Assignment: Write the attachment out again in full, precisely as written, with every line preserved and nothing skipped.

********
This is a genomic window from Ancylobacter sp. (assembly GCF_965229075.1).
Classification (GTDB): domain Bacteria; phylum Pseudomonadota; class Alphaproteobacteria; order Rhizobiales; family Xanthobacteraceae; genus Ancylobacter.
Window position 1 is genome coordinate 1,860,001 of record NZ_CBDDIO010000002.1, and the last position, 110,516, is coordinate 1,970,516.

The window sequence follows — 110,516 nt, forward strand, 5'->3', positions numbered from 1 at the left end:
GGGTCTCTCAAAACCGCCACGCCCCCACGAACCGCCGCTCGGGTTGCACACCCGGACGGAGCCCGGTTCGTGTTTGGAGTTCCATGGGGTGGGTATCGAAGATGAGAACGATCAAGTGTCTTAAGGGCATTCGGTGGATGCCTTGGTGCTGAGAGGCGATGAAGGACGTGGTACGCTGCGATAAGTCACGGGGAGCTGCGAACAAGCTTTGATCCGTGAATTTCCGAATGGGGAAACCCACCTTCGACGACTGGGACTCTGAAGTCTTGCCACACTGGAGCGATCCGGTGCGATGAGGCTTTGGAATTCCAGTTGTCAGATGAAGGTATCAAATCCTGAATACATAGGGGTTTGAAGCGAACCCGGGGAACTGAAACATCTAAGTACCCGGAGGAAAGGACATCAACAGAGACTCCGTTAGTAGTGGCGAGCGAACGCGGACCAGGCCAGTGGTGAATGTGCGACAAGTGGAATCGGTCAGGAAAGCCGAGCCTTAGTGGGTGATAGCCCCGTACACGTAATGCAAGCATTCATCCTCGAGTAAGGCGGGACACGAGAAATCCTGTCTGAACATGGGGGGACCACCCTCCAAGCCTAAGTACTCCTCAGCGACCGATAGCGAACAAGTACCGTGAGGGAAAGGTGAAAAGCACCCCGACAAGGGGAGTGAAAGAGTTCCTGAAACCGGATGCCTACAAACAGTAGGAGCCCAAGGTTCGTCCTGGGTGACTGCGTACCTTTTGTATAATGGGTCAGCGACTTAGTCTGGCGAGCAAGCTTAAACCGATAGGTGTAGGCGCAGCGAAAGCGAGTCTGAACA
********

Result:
This is a genomic window from Ancylobacter sp. (assembly GCF_965229075.1).
Classification (GTDB): domain Bacteria; phylum Pseudomonadota; class Alphaproteobacteria; order Rhizobiales; family Xanthobacteraceae; genus Ancylobacter.
Window position 1 is genome coordinate 1,860,001 of record NZ_CBDDIO010000002.1, and the last position, 110,516, is coordinate 1,970,516.

The window sequence follows — 110,516 nt, forward strand, 5'->3', positions numbered from 1 at the left end:
GGGTCTCTCAAAACCGCCACGCCCCCACGAACCGCCGCTCGGGTTGCACACCCGGACGGAGCCCGGTTCGTGTTTGGAGTTCCATGGGGTGGGTATCGAAGATGAGAACGATCAAGTGTCTTAAGGGCATTCGGTGGATGCCTTGGTGCTGAGAGGCGATGAAGGACGTGGTACGCTGCGATAAGTCACGGGGAGCTGCGAACAAGCTTTGATCCGTGAATTTCCGAATGGGGAAACCCACCTTCGACGACTGGGACTCTGAAGTCTTGCCACACTGGAGCGATCCGGTGCGATGAGGCTTTGGAATTCCAGTTGTCAGATGAAGGTATCAAATCCTGAATACATAGGGGTTTGAAGCGAACCCGGGGAACTGAAACATCTAAGTACCCGGAGGAAAGGACATCAACAGAGACTCCGTTAGTAGTGGCGAGCGAACGCGGACCAGGCCAGTGGTGAATGTGCGACAAGTGGAATCGGTCAGGAAAGCCGAGCCTTAGTGGGTGATAGCCCCGTACACGTAATGCAAGCATTCATCCTCGAGTAAGGCGGGACACGAGAAATCCTGTCTGAACATGGGGGGACCACCCTCCAAGCCTAAGTACTCCTCAGCGACCGATAGCGAACAAGTACCGTGAGGGAAAGGTGAAAAGCACCCCGACAAGGGGAGTGAAAGAGTTCCTGAAACCGGATGCCTACAAACAGTAGGAGCCCAAGGTTCGTCCTGGGTGACTGCGTACCTTTTGTATAATGGGTCAGCGACTTAGTCTGGCGAGCAAGCTTAAACCGATAGGTGTAGGCGCAGCGAAAGCGAGTCTGAACA